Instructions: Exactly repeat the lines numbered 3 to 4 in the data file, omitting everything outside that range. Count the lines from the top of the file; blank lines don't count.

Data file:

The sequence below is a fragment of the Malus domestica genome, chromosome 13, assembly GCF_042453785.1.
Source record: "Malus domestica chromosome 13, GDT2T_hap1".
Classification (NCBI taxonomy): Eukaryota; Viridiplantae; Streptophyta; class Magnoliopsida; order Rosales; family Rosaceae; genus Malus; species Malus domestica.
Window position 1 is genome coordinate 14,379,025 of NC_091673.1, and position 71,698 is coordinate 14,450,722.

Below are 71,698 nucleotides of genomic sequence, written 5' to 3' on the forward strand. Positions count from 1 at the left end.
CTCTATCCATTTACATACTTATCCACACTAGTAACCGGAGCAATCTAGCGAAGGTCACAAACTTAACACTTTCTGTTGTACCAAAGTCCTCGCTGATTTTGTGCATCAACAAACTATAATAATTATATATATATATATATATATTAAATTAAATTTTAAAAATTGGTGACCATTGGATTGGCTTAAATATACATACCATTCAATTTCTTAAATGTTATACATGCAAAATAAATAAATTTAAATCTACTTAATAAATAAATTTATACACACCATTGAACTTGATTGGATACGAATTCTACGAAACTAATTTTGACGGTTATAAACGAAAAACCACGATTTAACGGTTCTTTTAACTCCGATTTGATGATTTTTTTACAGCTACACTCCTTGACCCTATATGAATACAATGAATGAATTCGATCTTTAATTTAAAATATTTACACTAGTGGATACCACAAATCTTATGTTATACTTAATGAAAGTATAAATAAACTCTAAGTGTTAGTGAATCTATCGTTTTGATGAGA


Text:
Classification (NCBI taxonomy): Eukaryota; Viridiplantae; Streptophyta; class Magnoliopsida; order Rosales; family Rosaceae; genus Malus; species Malus domestica.
Window position 1 is genome coordinate 14,379,025 of NC_091673.1, and position 71,698 is coordinate 14,450,722.